The Koran has had a very powerful impact on the people of this world. There are currently over 1 billion adherents to Islam. Over the last 1500 years, Islam has displaced many pagan religions, and pointed those people toward God.

The Living Christ

From the vantage point of the Restored Gospel, we see Islam in the same light as we see Judaism and traditional Christianity, that is, religions with more truth than the alternatives they replaced. Yet, they each have fallen short of the complete gospel. It was just such a world in which Joseph Smith found himself--Judaism, Christianity, and Islam--all with aspects of the truth, but incomplete. When Joseph prayed, there was an unmistakable answer. God the Father, and God the Son appeared together. This appearance erased the confusion about the nature of God. This act of revelation dispelled the centuries of philosophical and religious debate. The Father not only bore witness of His Son on that occasion when he said "This is my beloved Son," but also sustained His Son in his Son's calling as God of this earth, when he commanded Joseph to "hear Him." With those words, the Father delegated the work of the Restoration over to the Son. (JS-Hist 1:17)

It is no accident that Parley Pratt's hymn, "The Morning Breaks," is the first one in our hymnal. We love to sing it precisely because the restoration of the knowledge of God is like the sun rising in the morning to dispel the darkness of nearly two millennia. One can feel the refreshment this knowledge of Christ brings.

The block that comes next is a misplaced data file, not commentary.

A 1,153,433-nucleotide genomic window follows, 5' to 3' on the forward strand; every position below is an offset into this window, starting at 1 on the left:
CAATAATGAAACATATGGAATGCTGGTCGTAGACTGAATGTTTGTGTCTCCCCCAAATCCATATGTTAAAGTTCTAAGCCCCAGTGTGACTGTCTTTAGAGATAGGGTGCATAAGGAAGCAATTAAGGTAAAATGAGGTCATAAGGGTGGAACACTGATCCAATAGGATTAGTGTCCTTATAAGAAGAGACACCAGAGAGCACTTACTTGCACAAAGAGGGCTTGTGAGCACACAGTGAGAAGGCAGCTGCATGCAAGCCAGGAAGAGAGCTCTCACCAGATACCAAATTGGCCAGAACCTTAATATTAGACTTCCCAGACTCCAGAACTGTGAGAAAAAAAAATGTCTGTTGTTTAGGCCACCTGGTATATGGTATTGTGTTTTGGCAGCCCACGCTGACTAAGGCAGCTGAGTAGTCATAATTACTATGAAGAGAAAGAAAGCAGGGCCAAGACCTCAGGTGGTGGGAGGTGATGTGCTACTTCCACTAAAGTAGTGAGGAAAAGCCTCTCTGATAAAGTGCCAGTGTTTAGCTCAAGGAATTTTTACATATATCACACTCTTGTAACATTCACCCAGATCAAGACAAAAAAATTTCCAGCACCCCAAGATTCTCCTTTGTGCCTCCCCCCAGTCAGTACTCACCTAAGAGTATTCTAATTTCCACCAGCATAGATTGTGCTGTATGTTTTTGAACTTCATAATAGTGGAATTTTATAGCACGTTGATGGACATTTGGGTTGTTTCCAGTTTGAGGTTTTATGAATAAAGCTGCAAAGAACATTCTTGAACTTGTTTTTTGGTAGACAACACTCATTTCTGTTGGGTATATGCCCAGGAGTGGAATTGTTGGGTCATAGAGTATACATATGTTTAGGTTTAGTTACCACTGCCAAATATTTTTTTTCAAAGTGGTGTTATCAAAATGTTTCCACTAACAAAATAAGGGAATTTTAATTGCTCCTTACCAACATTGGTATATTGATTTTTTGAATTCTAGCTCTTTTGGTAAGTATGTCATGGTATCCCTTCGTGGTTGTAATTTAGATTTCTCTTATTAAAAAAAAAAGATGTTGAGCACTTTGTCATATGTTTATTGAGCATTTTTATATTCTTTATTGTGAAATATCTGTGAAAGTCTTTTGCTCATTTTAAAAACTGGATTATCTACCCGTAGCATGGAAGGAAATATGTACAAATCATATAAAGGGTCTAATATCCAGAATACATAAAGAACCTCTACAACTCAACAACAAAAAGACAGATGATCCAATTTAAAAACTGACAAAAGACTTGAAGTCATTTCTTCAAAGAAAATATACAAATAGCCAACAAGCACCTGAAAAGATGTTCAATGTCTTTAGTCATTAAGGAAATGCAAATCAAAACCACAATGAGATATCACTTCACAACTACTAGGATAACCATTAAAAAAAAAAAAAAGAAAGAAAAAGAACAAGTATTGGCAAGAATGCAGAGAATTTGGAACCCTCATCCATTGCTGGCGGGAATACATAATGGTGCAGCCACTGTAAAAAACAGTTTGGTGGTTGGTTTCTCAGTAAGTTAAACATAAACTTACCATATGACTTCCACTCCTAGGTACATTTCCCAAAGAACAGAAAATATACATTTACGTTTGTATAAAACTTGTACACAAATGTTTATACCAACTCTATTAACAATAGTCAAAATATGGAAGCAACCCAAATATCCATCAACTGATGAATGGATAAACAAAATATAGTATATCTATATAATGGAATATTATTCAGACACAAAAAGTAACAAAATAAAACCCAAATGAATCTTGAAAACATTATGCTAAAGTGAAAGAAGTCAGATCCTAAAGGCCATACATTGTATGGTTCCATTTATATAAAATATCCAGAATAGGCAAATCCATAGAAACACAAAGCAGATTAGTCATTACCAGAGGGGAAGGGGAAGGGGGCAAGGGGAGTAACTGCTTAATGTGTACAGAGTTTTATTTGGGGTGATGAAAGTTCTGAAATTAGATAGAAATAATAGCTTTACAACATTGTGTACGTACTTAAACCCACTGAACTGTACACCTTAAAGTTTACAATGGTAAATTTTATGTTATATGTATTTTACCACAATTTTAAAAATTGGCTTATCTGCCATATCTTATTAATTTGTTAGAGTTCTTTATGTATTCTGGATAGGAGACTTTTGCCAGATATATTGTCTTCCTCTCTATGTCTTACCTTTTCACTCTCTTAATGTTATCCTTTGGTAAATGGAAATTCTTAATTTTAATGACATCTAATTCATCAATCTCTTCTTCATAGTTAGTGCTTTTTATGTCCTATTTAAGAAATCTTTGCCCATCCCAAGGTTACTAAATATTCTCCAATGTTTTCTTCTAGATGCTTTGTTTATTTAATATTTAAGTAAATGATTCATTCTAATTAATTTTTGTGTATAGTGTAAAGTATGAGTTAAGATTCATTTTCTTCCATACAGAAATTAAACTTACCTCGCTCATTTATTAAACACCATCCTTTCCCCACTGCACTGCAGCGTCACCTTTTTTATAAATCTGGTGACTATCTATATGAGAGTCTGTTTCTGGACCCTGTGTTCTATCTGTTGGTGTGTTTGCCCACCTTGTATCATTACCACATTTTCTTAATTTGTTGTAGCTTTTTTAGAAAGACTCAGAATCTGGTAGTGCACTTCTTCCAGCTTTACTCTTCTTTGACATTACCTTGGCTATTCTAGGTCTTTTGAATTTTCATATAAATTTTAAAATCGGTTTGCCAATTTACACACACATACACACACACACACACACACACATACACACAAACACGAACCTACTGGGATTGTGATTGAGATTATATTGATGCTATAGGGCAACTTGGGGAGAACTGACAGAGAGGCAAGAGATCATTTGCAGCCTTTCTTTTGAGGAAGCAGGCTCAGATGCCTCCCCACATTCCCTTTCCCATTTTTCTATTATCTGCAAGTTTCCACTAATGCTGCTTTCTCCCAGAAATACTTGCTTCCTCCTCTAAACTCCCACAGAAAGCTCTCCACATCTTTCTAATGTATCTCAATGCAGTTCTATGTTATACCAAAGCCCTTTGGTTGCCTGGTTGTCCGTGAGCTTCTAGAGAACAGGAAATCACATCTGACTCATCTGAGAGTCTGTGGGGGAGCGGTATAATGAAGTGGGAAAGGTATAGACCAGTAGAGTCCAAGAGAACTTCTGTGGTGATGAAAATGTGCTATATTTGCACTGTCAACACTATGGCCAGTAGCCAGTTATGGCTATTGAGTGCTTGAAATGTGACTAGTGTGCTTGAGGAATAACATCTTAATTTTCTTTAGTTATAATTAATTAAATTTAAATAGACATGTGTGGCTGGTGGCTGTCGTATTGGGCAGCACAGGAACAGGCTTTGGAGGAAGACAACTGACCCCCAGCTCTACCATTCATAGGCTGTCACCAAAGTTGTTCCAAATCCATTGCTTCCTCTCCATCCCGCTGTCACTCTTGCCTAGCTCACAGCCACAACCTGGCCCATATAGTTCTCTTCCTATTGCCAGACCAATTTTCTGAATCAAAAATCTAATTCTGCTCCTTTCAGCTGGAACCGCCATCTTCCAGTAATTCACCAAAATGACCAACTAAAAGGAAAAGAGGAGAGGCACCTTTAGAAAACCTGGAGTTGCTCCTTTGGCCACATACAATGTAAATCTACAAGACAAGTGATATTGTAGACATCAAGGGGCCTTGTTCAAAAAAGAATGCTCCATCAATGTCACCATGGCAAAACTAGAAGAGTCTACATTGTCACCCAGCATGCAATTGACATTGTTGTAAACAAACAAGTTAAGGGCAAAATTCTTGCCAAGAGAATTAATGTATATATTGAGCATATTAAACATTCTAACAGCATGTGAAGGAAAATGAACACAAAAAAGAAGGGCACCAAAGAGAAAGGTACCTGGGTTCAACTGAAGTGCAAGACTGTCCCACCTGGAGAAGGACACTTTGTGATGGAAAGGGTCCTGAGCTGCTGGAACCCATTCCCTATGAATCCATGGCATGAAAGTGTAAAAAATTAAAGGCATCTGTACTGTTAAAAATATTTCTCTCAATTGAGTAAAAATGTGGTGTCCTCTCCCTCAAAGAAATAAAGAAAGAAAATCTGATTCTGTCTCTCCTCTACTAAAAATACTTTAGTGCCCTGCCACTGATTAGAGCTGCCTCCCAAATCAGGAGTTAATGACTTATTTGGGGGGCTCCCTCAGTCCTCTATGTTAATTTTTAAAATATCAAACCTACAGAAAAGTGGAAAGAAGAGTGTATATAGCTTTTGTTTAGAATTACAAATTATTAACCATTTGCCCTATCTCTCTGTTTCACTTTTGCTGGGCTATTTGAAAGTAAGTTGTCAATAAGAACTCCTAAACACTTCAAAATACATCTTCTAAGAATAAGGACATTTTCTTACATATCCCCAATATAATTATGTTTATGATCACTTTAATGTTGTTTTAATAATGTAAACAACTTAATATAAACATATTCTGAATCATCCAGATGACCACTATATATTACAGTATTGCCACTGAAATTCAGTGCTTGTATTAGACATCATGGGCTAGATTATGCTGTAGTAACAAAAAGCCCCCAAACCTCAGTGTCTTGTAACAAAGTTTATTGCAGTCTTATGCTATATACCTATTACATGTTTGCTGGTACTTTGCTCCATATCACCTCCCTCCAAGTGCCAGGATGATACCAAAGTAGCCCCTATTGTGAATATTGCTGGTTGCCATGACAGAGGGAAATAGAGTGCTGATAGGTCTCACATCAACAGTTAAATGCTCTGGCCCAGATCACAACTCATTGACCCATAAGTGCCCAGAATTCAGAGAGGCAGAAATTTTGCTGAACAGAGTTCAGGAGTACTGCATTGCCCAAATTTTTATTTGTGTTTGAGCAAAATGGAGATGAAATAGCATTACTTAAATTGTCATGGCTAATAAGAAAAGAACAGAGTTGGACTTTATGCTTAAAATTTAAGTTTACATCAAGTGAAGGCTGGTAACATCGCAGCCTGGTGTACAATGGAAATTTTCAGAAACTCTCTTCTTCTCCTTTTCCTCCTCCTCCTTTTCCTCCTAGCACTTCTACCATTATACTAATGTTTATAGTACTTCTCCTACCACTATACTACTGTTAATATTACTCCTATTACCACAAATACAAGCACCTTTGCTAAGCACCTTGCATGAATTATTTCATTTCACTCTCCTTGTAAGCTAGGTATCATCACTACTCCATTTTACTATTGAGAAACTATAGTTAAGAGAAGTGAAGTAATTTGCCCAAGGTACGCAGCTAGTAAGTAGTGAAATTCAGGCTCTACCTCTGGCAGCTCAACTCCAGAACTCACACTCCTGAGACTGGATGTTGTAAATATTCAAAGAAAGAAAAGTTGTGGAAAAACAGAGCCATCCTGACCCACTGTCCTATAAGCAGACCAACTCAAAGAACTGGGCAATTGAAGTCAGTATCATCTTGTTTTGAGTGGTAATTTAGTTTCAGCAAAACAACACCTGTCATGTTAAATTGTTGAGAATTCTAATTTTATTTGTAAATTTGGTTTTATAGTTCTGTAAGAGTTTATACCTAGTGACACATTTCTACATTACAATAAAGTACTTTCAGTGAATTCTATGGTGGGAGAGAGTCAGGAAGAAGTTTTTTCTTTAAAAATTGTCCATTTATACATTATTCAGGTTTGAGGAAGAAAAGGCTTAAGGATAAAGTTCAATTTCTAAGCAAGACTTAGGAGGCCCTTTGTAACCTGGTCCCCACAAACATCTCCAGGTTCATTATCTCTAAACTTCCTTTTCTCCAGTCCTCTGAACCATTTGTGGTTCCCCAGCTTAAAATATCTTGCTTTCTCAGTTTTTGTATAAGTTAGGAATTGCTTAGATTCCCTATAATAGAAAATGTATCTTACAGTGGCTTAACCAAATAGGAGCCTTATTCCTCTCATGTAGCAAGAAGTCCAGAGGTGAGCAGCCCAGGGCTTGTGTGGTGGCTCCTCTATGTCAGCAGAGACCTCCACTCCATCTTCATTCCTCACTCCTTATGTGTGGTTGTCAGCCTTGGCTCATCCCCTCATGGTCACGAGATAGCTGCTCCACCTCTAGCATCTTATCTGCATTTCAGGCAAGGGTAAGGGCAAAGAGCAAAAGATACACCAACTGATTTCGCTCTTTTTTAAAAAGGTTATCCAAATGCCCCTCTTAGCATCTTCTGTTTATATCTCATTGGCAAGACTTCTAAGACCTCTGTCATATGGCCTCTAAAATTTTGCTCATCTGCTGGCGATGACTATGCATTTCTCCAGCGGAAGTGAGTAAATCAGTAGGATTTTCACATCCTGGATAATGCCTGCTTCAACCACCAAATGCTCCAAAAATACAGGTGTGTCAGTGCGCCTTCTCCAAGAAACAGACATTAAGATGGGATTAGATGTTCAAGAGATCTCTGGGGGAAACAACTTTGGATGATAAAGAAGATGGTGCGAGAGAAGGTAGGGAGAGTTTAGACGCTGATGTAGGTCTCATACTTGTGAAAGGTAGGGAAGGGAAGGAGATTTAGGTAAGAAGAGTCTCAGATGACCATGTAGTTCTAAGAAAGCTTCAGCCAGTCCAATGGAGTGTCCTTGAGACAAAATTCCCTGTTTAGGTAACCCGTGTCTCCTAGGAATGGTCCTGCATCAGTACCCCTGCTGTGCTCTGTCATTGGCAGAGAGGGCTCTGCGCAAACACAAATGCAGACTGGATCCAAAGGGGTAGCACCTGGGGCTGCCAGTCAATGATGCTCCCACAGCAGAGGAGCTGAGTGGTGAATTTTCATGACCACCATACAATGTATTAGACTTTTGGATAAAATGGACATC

Christians around the world today are celebrating the resurrection of Christ--for good reason. Christ's resurrection broke the bands of death. The resurrection also consummated the atonement, which breaks the bands of Satan. That Christ resurrected Himself, means He still lives today. He is not just an historical figure. He is not just another prophet. He is not just a great teacher and perfect example. He is the creator and Savior of the world. He is the Great Jehovah. He is the God of this earth. He is the God of the Old Testament. He is the God of the Koran. He is the God of the New Testament. He is the God of the Book of Mormon. He is the God of the Doctrine and Covenants. He is the God that nations of the world worship. He is a living God, Who is actively engaged in the affairs of this Earth.

When the God of Abraham, the God of Ishmael and Isaac, the God of Jacob, the God of Moses comes to reign personally on the earth, the Jews and the Muslims will ask their God in wonderment: "What are these scars in your hands and feet?" (Zech 13:6 and DC 45:51-53) They will then come to a knowledge of the truth about God.

Christ is the light, the life, and the hope of the world. His way is the path that leads to happiness in this life and eternal life in the world to come. ("The Living Christ" Ensign, December 2004)


Brothers and sisters, "I know my Redeemer lives!" What joy this sentence brings. (Hymns, 136) He lives, who once was dead. He lives, and I, too, shall conquer death. He lives, my Prophet, Priest and King. He lives! All glory to His name!

To His divinity, I bear my solemn witness. In the sacred name of our God, Jesus Christ, amen.